What they should do: Listen to your customer. Respect their wishes if they don’t want to hear from you. If they don’t ask you any follow-up questions or request a tour, assume this means they are thinking about it. They’ll let you know if they have questions! You risk damaging your reputation and coming off as difficult to work with if you badger brides with continuous emails. It’s a delicate balance between one follow up email a week or two after your first email and then no follow up. I’d lean toward no follow-up, because from my perspective, no follow up will change my mind.

  • Don’t use scare tactics

What they do: At bridal shows, I hear vendors ask questions designed to spark fear and insecurity. “Do you know what you’re going to do for your first dance?” “When’s the big day?” “Where are you getting married?” “How will your guests remember your big day?” “Have you booked this yet? Time’s running out!” “Have you thought of what you’ll do with your wedding dress after your big day?” “Did you know fall is the busiest wedding season?” “Good luck choosing 10.10.2020!”  Ack!

What they should do: Ask questions to get to know the bride, not scary questions that will only stress her out even more. Build a relationship with her. Don’t just talk to her like she’s a clueless pile of cash. I wanted to hear more vendors ask general simple questions like “Where are you with your wedding planning?” “How’s the wedding planning going?” This question allows me to volunteer the information I feel comfortable sharing and my answer doesn’t make me feel bad.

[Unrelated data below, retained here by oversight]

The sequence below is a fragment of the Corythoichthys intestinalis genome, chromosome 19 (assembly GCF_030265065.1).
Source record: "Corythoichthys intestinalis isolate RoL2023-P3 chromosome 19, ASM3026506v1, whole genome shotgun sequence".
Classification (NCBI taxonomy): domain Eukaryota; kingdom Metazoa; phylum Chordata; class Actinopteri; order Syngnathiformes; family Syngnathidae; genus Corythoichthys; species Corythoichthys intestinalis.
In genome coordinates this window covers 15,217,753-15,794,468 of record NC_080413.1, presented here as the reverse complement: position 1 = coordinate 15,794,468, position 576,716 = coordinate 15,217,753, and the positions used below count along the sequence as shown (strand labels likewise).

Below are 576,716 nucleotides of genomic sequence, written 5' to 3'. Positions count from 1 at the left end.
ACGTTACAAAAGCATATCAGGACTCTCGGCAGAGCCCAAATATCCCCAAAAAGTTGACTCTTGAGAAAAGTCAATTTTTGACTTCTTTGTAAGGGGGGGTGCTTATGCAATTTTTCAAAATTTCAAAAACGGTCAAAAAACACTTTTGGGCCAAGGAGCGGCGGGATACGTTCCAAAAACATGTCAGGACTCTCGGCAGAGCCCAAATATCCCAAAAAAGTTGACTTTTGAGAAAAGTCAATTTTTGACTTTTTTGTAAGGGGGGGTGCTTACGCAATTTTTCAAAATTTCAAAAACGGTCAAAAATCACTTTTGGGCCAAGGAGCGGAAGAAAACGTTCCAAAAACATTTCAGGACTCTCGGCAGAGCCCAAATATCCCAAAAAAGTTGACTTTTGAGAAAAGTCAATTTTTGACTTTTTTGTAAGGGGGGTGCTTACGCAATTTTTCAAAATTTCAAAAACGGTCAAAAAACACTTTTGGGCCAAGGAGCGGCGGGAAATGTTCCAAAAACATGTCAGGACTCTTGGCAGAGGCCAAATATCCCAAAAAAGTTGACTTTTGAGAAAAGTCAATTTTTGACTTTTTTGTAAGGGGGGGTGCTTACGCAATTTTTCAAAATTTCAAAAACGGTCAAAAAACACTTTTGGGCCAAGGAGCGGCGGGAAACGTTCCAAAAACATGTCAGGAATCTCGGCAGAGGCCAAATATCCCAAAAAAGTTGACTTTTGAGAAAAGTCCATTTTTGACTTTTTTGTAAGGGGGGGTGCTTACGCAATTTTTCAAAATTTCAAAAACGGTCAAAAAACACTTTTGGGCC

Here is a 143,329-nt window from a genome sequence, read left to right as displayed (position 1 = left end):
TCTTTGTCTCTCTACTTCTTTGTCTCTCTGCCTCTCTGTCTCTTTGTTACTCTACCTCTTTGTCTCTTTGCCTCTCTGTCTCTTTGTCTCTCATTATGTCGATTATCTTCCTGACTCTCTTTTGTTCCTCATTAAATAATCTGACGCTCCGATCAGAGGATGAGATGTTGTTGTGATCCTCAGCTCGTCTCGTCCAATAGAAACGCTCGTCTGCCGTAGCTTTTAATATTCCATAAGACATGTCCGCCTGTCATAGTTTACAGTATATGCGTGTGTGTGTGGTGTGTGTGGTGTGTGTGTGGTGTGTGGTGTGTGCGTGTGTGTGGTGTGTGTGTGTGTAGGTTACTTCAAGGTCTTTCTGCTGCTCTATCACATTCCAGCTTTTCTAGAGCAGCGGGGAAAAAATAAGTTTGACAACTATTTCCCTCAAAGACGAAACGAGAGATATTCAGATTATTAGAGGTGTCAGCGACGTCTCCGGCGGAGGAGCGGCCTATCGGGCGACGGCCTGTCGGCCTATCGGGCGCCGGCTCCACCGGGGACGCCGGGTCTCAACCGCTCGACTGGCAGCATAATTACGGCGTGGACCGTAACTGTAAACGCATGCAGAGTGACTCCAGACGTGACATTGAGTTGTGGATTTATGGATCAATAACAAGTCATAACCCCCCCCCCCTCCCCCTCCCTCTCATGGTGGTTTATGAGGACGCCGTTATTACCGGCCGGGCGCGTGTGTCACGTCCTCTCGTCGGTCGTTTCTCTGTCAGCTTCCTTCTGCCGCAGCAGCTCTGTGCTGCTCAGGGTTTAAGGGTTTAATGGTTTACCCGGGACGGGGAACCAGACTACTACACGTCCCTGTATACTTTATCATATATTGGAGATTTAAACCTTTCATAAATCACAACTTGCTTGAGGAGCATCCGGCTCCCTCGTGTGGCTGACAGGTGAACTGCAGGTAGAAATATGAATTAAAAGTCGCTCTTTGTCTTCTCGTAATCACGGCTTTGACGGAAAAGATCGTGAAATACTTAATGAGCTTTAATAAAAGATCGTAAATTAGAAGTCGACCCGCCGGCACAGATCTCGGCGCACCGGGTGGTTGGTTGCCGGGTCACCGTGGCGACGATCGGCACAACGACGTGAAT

• Acknowledge how you got my email address

What they do: After I attended my first wedding show, I suddenly got all these emails from vendors I had never heard of. No introduction, no explanation of how they got my email, just a cold hard sales pitch.

What they should do: Acknowledge that you got my email from the wedding show and tell me you’re adding me to your email newsletter. Give me the option to unsubscribe, front and center. In this age of increased data privacy and customers trusting brands and businesses less and less, be transparent with your customers about how you obtain your marketing data.

Capture
A good example of how you should first email your leads. This DJ emailed me and acknowledged how he got my contact information.

 

wendys bridal
I got this email from Wendy’s Bridal and appreciated how they explicitly said how they got my email and gave me the option to unsubscribe. Way to respect your brides!

 

  • Follow up by email or phone

What they do: I talk to a vendor in person, we connect, I ask for a follow-up, they say they will, and then I never hear from them.

What they should do: Stay true to your word. Follow-up with a bride you connected with by email the next day. Remind her what you talked about, give her additional details, and thank her for her time. Do what you told her you were going to do and follow up by email when you say you will.

If you really want to knock it out of the park, try answering her email with a phone call. Depending on the bride, she could be impressed by your dedication and appreciate the ease of a phone call rather than a long email. I experienced this where I emailed a vendor with questions, he called me 15 minutes later to answer my questions and we ended up talking for 30 minutes and of course, I booked a tour.

 

One more note is that I’m always impressed by businesses in the wedding industry who treat their customers like human beings. I think the venue, The Henry Manor, did this best with their plain-text follow-up email to attendees of a bridal show. Note how in the second paragraph they state how they want to earn my business. That was so refreshing to read because it contrasted all the other wedding emails I’d received. I appreciated this down to earth email:

Screen Shot 2019-11-18 at 9.12.45 PM